As an aid during an accident emergency situation during carriage of dangerous goods, instructions in writing in the form specified in the ADR shall be carried in the vehicle crew’s cab and shall be readily available.
These written instructions shall be provided by the carrier to the vehicle crew in language(s) that each member can read and understand before the commencement of the journey. The carrier shall ensure that each member of the vehicle crew concerned understands and is capable of carrying out the instructions properly.
Before the start of the journey, the members of the vehicle crew shall inform themselves of the dangerous goods loaded and consult the instructions in writing for details on actions to be taken in the event of an accident or emergency.
The instructions in writing shall correspond to the following four page model as regards its form and contents.
As regards the German versions of the instructions in writing, the Governments of Austria, Germany and Switzerland notified that variations in spelling or terminology confirmed by usage in certain German-speaking countries or region are acceptable and do not affect the validity of the instructions in writing provided they may be understood by the members of the vehicle crew.
In most countries, employees who frequently or incidentally have to work with dangerous goods must, by law, have knowledge of dangerous goods. This is no different in the Netherlands. Working with dangerous goods requires a broad and demonstrable awareness of these substances. Certification is required.
Education relating to dangerous goods is not only required to ensure safe working conditions, but also to ensure that transportation regulations (the ADR) are met. Additionally, in the Netherlands we are also faced with regulations applying to the storage of dangerous goods, the PGS15, which also determines the direction of education. Employees must be able to demonstrably show that they possess sufficient professional competence in dealing with dangerous goods and/or CMR substances, and combatting incidents with the resources available in the facility. Information regarding the professional competence of the expert must be present within the facility.
Courses can be participated in by means of open registration and in-company, but location and language are often problems. SafetyNet Education recently developed an e-learning course specifically for the English-speaking market. Employees from around the world are able to participate in these courses. With the online e-learning course Awareness Dangerous Goods, employees can participate in the course in their own time, whenever it suits them.
The course is presented in clear and expansive online presentations.
The online course consists of four modules:
- Storage laws and regulations, transportation and use of dangerous goods.
- The classification of goods according to the GHS, WM and ADR, and the properties of substances.
- The functional requirements of compiling consignment notes, the storage check, 1,000-point table, substance separation, etc.
- Incident control dangerous goods and safe working.
Each module is completed with a list of practical questions. Upon completion of the course and the adequate completion of the last list of questions, the course participant will receive the Certificate Awareness Dangerous Goods.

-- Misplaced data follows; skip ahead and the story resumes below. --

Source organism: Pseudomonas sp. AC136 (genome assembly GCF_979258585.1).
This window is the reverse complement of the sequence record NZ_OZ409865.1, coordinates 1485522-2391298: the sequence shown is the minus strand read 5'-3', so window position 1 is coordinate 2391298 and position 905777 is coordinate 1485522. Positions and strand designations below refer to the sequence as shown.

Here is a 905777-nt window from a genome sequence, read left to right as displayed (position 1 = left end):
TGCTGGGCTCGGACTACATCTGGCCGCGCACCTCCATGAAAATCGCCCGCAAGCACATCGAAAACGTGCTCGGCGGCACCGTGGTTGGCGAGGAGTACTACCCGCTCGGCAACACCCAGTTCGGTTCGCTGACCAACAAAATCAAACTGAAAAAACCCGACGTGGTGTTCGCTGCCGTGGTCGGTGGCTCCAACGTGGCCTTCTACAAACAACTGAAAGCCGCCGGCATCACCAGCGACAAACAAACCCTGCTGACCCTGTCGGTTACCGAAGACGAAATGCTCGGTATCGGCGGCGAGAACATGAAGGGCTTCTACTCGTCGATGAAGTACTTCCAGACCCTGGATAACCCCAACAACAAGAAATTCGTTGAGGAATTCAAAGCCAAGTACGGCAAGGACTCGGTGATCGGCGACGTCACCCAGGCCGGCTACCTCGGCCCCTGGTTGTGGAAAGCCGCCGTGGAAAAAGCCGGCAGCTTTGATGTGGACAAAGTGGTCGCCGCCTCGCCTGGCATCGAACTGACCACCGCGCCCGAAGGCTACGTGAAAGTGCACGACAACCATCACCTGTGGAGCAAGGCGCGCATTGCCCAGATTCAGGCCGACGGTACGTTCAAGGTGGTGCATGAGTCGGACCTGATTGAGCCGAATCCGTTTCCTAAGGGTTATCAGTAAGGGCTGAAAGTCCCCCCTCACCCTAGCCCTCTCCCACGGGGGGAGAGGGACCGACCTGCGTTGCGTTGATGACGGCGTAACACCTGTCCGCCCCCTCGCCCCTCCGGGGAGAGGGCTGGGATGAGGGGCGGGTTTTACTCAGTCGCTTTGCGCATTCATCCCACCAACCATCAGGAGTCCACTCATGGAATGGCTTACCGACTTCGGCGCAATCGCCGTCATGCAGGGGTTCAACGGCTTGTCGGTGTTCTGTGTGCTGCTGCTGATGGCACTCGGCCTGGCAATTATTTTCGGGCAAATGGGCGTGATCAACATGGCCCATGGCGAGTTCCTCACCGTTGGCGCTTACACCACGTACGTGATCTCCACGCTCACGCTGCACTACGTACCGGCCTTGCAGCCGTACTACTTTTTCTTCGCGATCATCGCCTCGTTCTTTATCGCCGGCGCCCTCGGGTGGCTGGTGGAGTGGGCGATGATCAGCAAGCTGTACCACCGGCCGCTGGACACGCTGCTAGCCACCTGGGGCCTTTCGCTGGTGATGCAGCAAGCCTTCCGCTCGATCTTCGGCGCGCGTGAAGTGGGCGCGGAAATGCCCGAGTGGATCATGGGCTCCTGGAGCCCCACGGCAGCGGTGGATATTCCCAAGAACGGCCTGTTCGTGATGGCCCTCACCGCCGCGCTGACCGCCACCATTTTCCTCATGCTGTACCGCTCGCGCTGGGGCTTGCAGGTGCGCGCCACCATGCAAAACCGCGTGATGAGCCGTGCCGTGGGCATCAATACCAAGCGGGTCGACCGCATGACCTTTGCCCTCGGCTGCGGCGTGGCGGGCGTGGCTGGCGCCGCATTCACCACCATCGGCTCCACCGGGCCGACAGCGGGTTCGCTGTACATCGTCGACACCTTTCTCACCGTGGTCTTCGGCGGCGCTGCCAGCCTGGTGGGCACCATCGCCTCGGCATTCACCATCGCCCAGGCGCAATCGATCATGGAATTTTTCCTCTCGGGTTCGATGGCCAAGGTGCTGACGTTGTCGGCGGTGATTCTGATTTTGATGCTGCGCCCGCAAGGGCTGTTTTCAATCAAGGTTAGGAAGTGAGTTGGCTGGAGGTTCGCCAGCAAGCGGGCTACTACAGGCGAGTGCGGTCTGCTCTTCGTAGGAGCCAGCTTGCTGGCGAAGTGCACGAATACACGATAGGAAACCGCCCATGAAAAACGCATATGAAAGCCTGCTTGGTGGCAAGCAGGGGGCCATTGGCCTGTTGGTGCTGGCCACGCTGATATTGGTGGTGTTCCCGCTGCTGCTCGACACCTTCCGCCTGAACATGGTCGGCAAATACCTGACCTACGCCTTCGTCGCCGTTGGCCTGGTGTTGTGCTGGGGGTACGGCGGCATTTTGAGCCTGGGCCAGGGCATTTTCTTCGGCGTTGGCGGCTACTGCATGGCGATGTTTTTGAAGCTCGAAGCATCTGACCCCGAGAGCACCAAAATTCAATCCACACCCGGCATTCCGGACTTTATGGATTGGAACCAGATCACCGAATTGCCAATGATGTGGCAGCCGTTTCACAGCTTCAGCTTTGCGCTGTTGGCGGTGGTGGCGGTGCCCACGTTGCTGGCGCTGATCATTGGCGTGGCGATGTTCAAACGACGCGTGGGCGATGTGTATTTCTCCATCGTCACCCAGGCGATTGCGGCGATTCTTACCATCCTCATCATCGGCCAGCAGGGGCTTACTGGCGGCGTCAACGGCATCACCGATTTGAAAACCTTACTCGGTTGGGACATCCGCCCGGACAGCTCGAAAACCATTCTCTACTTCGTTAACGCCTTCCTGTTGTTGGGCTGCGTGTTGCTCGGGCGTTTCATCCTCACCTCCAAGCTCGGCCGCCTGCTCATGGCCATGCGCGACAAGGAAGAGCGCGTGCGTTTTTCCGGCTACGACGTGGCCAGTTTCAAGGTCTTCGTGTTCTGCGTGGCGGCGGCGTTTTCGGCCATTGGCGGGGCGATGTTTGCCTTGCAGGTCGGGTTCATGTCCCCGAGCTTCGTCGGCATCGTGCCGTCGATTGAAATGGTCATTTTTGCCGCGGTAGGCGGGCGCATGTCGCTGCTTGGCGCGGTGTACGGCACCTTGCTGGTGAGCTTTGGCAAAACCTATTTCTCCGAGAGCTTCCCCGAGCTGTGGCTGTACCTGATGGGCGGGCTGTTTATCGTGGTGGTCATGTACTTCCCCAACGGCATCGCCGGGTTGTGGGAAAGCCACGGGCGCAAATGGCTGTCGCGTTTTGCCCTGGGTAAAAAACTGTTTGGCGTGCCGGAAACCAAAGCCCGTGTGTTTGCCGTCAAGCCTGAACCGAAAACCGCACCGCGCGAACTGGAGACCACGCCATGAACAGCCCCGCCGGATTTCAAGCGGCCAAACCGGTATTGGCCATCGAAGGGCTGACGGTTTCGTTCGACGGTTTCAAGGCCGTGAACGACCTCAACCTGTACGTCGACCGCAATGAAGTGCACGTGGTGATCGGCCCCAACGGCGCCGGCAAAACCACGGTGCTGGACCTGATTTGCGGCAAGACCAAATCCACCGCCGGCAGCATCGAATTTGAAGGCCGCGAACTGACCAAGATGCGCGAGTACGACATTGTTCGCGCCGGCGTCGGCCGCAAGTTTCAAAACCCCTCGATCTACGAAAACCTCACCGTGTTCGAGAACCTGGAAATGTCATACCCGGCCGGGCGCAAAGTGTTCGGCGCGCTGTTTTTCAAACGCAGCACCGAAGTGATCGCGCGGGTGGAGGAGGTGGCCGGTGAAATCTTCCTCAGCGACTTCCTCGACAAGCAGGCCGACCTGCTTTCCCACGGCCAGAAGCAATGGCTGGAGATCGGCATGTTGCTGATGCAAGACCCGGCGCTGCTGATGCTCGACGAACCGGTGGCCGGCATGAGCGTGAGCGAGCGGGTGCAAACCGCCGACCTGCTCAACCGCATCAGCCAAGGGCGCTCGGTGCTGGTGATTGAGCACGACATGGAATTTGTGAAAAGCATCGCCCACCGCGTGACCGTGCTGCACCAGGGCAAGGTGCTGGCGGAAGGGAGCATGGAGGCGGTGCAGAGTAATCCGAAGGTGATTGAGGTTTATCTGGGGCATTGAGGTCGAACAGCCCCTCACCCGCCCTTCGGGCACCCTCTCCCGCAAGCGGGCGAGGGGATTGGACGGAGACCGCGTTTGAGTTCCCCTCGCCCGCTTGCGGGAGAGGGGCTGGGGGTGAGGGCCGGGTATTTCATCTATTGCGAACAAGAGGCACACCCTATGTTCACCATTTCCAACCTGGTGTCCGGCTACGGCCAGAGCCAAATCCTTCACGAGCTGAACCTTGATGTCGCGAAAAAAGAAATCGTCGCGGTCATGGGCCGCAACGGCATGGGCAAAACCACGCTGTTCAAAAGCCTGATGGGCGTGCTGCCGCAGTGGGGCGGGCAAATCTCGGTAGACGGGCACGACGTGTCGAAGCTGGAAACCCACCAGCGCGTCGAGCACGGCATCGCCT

Also interested in this course? Go to www.dangerous-goods.org
Transport of dangerous goods needs to be regulated in order to prevent, as far as possible, accidents to persons or property and damage to the environment, the means of transport employed or to other goods. However, with different regulations in every country and for different modes of transport, international trade in chemicals and dangerous products would be seriously impeded, if not made impossible and unsafe. Moreover, dangerous goods are also subject to other kinds of regulations, e.g. work safety regulations, consumer protection regulations, storage regulations, environment protection regulations.
In order to ensure consistency between all these regulatory systems, the United Nations has developed mechanisms for the harmonization of hazard classification criteria and hazard communication tools (GHS) as well as for transport conditions for all modes for transport (TDG). In addition, the UNECE administers regional agreements that ensure the effective implementation of these mechanisms as far as transport of dangerous goods by road, rail and inland waterways is concerned. Read the Daily UNECE news: http://www.unece.org/trans/danger/danger.html
The global chemical distribution industry has founded the brand-new International Chemical Trade Association (ICTA), replacing the International Council of Chemical Trade Associations.
The registered trade association was officially formed on 1 February 2016 in Brussels by the European Association of Chemical Distributors Fecc, the US NACD, the German and British associations VCH and CBA, and a number of major chemical distributors.
Besides ensuring the international exchange of good practices, helping ICTA to expand in other countries and onto other continents, the task of the association will be to coordinate international activities taking place at a global level. Regulations that concern the handling, transport, management and security of chemicals are being discussed in a global context more and more – often on a United Nations (UN) level. In these cases, the ICTA will speak for the chemical distribution industry worldwide. The ICTA will also promote UN initiatives like Global Compact and encourage its members to participate. (source: Bulk Distributor)